Second, the report is (for the reason explained above) written in a defensive tone. That is why the effort to source its statements is so evident. Note that this objective is not "finding the truth." The real purpose of this report is to show some effort by the entity, the Office, that it tried to be accountable and will consider reforms of its operations.  The purpose, therefore, is not to find the truth as much as it is to show they made a good effort and cannot be faulted.

After all, the report -- and the law firm Gibson, Dunn's role -- is meant to advocate, not to be the objective finder of facts.

Third, the report disappoints by relying too heavily on outside press reports when it had access to insiders. The mechanics of government operations should be explained and attested to by officials. This was not done, such as in the case of the section explaining the workings of the Office of Intergovernmental Affairs. Press reports should not be the source; there should be a government official who can certify this is how things work or at least were intended to work.

The absence of such certifications gives off two messages. The first message is that people want wiggle room, that there are legal concerns. When the question or issue is so benign, that has to be interpreted as a sign of trouble.  The second message is the most logical inference to draw from my fourth major conclusion from the report.

This fourth conclusion, which draws on more than an isolated instance but really identifies a trend, is that the report is full of unsubstantiated, undocumented and ultimately unverifiable factual statements, assertions and assumptions. 

There are 1,414 footnotes and 610 exhibits. At first glance the report appears to be professionally and thoroughly sourced.  Until you examine the report.  Many of the footnotes, upon close examination, bear little or no relevance to the sentence or phrase which they purportedly support. More troubling is the tendency of the report to make assertions, cite a footnote to create the appearance of a factual basis, and then have a footnote with no relevance to the assertion one looks to verify.  The magnitude of the exhibits and footnotes appears to be a "shock and awe" strategy -- until you actually start digging. That's when you see the report has a smoke-and-mirrors feel -- and for $650 an hour for junior know-nothing lawyers the New Jersey taxpayers getting fleeced on this should be mighty angry.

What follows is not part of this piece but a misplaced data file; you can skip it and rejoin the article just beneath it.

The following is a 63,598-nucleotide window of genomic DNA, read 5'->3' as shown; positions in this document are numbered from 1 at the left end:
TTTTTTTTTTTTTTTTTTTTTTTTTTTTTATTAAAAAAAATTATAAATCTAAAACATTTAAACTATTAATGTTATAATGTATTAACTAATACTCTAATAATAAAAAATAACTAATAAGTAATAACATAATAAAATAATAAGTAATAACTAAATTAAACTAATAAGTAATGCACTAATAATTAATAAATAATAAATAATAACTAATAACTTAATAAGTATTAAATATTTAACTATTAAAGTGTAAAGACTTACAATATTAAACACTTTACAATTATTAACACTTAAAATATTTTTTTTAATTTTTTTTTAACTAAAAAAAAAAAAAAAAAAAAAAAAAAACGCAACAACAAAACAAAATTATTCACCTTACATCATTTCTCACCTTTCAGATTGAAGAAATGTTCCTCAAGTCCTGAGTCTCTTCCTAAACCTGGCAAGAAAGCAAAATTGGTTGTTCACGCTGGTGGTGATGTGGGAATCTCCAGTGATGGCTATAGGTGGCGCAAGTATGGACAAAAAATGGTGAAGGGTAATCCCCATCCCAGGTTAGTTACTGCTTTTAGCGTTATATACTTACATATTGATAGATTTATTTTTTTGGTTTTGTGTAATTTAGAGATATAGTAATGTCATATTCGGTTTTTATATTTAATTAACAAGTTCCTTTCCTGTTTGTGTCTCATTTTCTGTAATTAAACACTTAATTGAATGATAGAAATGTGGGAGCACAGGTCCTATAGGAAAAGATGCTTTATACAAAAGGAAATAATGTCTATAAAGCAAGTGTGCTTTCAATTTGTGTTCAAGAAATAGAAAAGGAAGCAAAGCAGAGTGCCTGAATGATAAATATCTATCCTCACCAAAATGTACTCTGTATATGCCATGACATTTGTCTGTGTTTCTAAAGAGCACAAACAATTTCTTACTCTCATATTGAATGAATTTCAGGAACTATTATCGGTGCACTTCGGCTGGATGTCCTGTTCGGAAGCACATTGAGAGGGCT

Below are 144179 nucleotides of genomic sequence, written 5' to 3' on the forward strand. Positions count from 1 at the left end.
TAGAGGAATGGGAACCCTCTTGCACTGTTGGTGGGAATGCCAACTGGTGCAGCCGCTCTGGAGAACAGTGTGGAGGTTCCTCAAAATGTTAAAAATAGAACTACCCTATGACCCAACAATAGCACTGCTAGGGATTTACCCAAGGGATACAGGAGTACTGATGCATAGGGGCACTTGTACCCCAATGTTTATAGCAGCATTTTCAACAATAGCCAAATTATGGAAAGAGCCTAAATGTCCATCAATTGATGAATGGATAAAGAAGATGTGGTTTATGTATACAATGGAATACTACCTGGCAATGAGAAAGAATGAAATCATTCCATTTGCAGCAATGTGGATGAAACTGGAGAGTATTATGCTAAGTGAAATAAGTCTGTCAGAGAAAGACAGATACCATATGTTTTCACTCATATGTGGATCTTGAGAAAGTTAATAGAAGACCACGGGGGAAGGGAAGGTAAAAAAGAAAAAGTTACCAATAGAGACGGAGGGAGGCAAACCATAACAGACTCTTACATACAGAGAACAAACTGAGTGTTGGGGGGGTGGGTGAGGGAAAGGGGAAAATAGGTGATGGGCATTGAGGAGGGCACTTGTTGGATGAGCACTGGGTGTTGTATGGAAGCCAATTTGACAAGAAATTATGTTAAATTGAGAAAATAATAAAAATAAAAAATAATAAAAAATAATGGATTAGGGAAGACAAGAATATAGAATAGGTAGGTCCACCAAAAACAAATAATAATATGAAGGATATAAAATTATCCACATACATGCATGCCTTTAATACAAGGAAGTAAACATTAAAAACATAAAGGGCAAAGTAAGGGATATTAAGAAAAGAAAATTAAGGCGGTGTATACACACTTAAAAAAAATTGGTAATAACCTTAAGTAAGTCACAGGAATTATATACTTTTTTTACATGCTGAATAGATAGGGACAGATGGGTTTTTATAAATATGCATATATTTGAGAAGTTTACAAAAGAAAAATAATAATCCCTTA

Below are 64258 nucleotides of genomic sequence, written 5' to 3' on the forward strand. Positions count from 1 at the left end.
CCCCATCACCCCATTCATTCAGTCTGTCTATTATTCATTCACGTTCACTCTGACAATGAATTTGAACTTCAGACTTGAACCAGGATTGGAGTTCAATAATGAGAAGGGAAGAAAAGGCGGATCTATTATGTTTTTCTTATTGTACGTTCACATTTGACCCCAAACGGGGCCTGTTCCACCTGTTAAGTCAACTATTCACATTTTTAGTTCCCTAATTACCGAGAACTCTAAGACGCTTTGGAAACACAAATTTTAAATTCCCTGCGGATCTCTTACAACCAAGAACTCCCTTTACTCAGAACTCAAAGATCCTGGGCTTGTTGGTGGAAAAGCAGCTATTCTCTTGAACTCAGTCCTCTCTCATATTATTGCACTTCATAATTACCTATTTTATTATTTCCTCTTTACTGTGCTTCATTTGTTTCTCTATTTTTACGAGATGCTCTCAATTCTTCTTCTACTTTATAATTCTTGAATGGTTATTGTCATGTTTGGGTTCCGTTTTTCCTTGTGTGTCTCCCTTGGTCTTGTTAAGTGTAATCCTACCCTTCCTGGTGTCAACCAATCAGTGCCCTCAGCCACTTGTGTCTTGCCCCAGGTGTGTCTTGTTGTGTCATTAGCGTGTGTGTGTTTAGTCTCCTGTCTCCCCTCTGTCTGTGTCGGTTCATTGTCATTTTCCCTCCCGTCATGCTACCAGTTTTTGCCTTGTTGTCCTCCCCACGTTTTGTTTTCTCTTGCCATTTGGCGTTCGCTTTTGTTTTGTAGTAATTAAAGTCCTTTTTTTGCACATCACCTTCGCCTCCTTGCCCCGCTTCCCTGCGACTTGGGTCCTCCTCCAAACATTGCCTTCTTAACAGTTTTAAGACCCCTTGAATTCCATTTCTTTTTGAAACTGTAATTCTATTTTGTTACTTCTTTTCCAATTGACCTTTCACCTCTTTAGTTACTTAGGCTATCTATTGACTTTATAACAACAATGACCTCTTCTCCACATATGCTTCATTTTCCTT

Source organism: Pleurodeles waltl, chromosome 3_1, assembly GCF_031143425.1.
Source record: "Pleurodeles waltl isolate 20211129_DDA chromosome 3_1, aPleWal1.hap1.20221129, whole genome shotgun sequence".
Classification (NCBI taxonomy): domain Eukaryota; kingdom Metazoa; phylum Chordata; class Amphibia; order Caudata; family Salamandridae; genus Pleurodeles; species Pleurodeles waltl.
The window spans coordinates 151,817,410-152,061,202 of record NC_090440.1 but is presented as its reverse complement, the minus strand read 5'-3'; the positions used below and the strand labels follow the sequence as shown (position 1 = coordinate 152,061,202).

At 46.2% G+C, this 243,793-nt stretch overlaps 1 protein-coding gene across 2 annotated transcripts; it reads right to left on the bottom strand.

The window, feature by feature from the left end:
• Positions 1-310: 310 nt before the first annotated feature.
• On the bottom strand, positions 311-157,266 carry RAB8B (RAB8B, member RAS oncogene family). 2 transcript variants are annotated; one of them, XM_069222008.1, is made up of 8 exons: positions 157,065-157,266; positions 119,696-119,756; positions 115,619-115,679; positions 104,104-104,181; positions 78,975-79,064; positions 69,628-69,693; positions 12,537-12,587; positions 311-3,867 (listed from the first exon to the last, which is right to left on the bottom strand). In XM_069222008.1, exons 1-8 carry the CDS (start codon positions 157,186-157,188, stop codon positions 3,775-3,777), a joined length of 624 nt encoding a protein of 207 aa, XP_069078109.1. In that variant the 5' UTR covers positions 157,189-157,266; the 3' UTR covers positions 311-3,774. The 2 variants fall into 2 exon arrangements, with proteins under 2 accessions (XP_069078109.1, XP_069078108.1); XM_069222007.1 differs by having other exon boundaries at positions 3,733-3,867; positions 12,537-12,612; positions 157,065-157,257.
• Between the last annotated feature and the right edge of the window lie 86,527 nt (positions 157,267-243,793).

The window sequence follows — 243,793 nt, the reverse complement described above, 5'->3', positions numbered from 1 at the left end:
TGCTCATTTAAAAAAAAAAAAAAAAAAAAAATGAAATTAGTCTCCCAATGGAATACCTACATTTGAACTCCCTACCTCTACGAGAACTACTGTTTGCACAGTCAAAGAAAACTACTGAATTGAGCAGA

Consider page 51 of the report which cites Fort Lee's mayor as being on a list of 21 Democratic mayors whose endorsement was sought by Governor Christie's reelection campaign. You would think (hope) that the list itself would be an exhibit. Why else would the law firm Gibson Dunn make the statement? If there is no list, there is no basis for the statement. But the list is nowhere to be found. And there are other -- there are many -- instances of allegations, presented as facts, but without any substantiation, none at all.. 

One such example is early in the report on pages 7-8 discussing David Wildstein's alleged actions as the bridge controversy emerged.  Consider the following passage: